Opioids and Back Pain: Preventing Opioid Abuse When Managing Severe Lower Back Pain

In any workplace, back pain is one of the most popular reasons for worker’s absences. While people who suffer from lower back pain can recover, it is very common for the pain to recur. For some people, their back pain turned to persistent pain that lasted for at least 12 weeks. For the more unfortunate ones, lower back pain caused their disability. This even prevented some people from returning to work and in engaging with activities of daily living.

Physicians prescribe numerous medications to help deal with lower back pain. This includes therapy, electrical stimulation, and over-the-counter and prescription-only medications, among many others.

Opioid Prescription Linked to Opioid Addiction

Sometimes, patients complain to their physicians of persistent pain even after a series of therapies and other pain medications. As a last resort, patients are prescribed opioid medications. But then, opioid is one of those drugs that are often misused and abused by patients. Even if the doctor intends to prescribe a cure, they could be unconsciously prescribing a potential opioid addiction.

Some patients are more likely to abuse opioids. But even if a patient is not deemed as vulnerable to abusing this type of medication, one can still develop opioid dependency depending on their personal history as well as the length of time opioids were taken. In 2018 alone, opioids accounted for nearly 70% of drug overdose deaths.

While opioid is used for pain management, it also triggers the production of endorphins, also known as your feel-good neurotransmitters. Since endorphins can create a temporary euphoric feeling, you might crave the feeling of a sense of well-being after the dose wears off and you start feeling the pain again. The moment you find yourself craving for those good feelings again, this is usually the sign of potential opioid addiction.

It is because of these reasons why physicians are often wary of prescribing opioids to their patients. They usually turn to opioid medications as their last resort.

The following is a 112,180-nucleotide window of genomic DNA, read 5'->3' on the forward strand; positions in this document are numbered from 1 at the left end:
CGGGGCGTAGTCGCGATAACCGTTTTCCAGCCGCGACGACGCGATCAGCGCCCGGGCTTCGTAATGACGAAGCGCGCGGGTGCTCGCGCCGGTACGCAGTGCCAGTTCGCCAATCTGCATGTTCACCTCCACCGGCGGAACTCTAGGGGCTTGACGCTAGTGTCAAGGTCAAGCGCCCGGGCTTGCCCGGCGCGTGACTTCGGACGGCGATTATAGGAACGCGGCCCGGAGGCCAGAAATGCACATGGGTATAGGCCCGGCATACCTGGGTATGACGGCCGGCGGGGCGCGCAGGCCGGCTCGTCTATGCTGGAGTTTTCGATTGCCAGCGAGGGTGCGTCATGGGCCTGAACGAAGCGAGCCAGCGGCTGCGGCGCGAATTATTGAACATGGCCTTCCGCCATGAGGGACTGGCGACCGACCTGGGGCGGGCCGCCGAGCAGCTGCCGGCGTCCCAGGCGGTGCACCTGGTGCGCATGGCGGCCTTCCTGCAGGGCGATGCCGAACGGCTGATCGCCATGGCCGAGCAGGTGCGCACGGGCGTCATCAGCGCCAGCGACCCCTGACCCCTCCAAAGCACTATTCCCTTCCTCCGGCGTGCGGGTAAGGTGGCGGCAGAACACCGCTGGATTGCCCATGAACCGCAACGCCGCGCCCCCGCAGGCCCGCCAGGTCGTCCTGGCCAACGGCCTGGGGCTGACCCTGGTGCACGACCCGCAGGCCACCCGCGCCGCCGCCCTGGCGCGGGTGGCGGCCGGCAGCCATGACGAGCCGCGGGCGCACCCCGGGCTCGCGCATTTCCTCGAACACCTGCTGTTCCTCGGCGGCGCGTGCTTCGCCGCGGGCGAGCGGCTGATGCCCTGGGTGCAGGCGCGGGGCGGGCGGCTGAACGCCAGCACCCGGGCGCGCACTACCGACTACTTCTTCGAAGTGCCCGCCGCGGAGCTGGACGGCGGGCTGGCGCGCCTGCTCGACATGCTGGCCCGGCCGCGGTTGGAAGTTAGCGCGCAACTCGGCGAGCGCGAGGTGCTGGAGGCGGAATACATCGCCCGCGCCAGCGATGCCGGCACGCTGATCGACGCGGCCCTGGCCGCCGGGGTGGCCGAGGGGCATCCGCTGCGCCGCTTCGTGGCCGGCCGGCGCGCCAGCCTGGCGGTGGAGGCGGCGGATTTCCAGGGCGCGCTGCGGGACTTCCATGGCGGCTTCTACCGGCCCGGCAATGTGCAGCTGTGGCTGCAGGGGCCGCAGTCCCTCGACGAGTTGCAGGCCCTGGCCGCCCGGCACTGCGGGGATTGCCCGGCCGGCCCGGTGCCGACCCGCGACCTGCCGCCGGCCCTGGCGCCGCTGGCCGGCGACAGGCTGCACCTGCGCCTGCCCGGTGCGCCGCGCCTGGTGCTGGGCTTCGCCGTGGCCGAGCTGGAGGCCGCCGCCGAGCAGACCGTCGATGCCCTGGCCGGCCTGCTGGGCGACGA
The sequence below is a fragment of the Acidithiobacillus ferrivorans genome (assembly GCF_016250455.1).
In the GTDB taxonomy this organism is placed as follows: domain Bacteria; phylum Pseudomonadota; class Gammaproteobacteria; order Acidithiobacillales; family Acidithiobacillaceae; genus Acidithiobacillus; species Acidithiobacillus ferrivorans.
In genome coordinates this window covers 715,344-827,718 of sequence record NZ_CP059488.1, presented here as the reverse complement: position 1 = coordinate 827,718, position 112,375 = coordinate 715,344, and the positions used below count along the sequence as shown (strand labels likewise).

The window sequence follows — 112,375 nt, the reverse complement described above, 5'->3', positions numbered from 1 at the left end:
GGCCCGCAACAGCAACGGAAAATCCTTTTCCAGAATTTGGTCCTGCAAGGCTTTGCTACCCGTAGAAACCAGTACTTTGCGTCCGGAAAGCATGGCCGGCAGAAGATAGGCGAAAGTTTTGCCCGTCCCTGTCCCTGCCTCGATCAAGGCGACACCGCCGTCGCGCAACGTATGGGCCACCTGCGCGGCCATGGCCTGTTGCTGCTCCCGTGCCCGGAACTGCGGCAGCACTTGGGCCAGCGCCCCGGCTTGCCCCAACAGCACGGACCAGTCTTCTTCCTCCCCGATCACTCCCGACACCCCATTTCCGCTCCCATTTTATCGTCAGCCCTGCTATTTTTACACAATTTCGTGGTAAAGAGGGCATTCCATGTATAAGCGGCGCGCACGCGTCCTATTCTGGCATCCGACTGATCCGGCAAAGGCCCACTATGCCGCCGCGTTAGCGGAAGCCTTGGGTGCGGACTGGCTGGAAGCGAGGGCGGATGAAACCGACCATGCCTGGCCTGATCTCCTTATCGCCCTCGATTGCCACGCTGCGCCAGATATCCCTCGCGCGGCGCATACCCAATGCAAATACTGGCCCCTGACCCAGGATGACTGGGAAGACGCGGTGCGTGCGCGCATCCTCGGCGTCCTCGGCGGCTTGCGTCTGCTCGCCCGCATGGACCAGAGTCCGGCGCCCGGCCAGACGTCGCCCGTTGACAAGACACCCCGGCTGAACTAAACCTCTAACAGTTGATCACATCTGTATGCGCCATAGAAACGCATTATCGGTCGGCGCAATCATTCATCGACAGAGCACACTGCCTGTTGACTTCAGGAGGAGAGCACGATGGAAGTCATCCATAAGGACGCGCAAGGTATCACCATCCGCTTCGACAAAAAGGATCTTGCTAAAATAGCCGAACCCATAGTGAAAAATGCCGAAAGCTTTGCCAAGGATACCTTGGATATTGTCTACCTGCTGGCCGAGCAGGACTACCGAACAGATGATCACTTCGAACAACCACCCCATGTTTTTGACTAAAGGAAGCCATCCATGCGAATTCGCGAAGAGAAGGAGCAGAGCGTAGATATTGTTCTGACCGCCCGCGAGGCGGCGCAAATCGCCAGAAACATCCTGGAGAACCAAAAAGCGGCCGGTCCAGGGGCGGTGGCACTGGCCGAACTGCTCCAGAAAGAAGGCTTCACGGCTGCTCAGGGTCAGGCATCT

prescriptions sign inside a pharmacy

Opioid Overdose During the Pandemic

The pandemic incurred many challenges in the healthcare sector. But what’s also alarming is the fact that there is an increasing number of drug-related overdose during Covid-19, including opioid overdose. This is despite the availability of telemedicine and telehealth.

On August 14, more than 40 states reported a surging number of opioid overdose deaths. Experts say the Covid-19 aggravated the fact that people failed or did not seek the necessary help. Not all adults have access to telehealth while others chose to skip seeking help since they don’t have the luxury of privacy for a confidential consultation. The CDC is currently working on fighting the opioid overdose epidemic in collaboration with the different states, agencies, and entities.

Non-Opioid Ways of Treating Severe Lower Back Pain

Due to the increasing number of people getting addicted to opioids, many are looking for alternative ways to deal with their severe lower back pain minus the opioids. One of the most popular ones are as follows:

  • Acupuncture

For people who are not afraid of being poked, acupuncture can be a good and effective tool for providing short-term relief. When done by a professional, acupuncture, is generally safe.

  • Chiropractic

Chiropractic therapies aim to provide lower back pain relief by manipulating the musculoskeletal system, in this case, the spine. According to a study, patients who undergo chiropractic therapies have 64% lower odds of receiving opioids.

  • Injections or Nerve Blocks

A nerve block is a procedure wherein an anti-inflammatory and/or anesthetic is injected into the site to short-circuit the pain. One doesn’t need any type of preparation before the procedure.

  • Physical Therapy

Most people turn to physical therapy to address their back pain. With the help of a physical therapist, they can prescribe the right exercise program to decrease pain and boost your ability to function.

  • Radiofrequency Ablation

A pro will insert a needle to burn the nerve responsible for the pain using radio waves. This procedure also short-circuits your pain signal to address the pain.

  • Surgery

When all else fails, your physician might ask you to consider getting surgery. This is to correct the abnormalities that are causing your lower back pain.

What Physicians Should Do to for Safe Opioid Prescribing

If physicians are to use opioid prescriptions, they should take the necessary precautions. This involves physical examinations, medical history checks, and patient screening. They must check which patients are at the potential risk of developing an opioid addiction. Physicians should also the patients know the possible risks and consequences of developing opioid dependency or addiction.

Opioids can be the go-to choice for pain management of patients. With the increasing number of opioid overdose deaths, one should consider other pain medications and treatments. This is to help in lowering the number of people getting addicted to opioids. If patients found an alternative way to treat their pain, they are less likely to use opioids.

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